If you’re in the area Sunday night, you won’t want to miss Steely Dan’s last date on their 56 gig tour at the beautiful newly renovated Capitol Theater in Port Chester, New York. Last night’s show, the middle one of three dates, was such a high I wish I could go back again.
If you’re a Steely Dan fan, there is nothing better than Donald Fagen, Walter Becker and their “Steely Dan organization” of top notch musicians including Jon Herington on lead guitar. What always continues to astound is how supple the Becker- Fagen songs remain after 40 years. Last night they even brought back “Rikki Don’t Lose That Number,” not heard live in decades.
The group also revived “Dirty Work” from their first album, made popular again in the movie “American Hustle.” Fagen never sang it, not even on the album– that was David Palmer, who went on to co-write hits like “Jazzman” with Carole King. So the Dan-ettes, three fetching and ferociously gifted back up singers, handle the vocals so Fagen can rest his voice.
The two hour show is jam packed with songs built on jazz themes, improbable hits that are far more sophisticated than anything offered on radio today. It’s hard to believe that “Peg,” “Josie,” “Rikki,” “Reeling in the Years,” even “Hey Nineteen” with its “Cuervo gold and fine Columbian” made it onto radio airwaves, and became standards. Young people– like in their 20s– danced away in the aisles to “My Old School” with cheers for “William and Mary won’t do.” Do they even know what it means?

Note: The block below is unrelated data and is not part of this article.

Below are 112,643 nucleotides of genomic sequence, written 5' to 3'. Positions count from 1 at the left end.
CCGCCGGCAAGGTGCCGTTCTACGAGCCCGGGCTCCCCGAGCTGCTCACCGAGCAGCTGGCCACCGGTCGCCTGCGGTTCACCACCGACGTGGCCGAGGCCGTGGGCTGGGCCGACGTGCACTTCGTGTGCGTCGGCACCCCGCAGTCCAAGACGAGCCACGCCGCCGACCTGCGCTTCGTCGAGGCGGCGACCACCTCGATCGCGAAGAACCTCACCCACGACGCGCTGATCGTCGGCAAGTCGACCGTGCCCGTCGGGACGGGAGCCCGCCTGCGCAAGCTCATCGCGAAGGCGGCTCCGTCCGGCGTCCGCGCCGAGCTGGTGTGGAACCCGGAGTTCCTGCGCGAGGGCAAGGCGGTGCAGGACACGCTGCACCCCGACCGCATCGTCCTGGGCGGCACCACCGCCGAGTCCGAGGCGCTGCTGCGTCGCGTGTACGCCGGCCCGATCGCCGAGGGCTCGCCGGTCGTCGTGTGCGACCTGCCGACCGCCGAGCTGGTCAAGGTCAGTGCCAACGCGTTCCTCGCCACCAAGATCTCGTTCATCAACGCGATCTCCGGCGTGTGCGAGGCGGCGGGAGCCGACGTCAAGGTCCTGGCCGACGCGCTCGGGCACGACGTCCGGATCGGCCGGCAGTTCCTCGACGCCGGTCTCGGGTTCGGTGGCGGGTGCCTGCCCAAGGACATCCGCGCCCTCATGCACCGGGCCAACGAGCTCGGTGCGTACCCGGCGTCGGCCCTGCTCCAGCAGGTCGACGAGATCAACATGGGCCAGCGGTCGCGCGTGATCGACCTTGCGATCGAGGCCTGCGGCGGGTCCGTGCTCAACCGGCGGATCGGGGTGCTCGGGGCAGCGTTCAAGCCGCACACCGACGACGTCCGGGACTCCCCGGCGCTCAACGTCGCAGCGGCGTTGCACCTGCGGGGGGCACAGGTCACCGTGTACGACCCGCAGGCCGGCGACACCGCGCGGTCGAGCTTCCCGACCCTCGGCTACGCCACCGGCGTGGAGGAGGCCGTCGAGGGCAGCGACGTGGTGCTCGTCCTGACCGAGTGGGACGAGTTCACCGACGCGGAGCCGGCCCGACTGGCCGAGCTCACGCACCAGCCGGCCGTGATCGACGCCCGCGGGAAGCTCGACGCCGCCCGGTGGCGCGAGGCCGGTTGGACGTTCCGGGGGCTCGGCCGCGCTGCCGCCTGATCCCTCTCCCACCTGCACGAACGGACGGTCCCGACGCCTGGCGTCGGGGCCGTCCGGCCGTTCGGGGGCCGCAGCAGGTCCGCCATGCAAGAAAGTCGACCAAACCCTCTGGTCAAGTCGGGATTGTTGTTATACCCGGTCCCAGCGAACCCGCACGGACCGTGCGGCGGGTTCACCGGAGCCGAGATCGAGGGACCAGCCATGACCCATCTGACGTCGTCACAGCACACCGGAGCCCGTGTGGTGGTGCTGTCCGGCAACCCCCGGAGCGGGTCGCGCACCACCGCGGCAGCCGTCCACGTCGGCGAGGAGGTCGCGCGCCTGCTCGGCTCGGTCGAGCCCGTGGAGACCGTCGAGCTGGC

Becker and Fagen used to be these mysterious figures who were never photographed and rarely explained anything. They’ve mellowed a bit. They talk to the audience– Becker does a nice little shpiel in the middle of “Hey Nineteen.” They all make “Aja” into a centerpiece even though it’s the second number. No “Deacon Blues” last night, which is like if Paul McCartney skipped “Let it Be.” But you can’t have everything.
The Capitol is now a work of art. I used to go there in the 70s, in high school. It fell on hard times. At one point, around a decade ago, my friends threw a bat mitzvah there. Peter Shapiro rescued it, and brought it back to prominence. The sound is outstanding, and the vibe is refreshingly relaxed. The seats are all re-done in red velvet, too. And the venue is easy to get to from New York by car or train. Port Chester is hopping, also: who knew? Try Il Sogno for dinner first.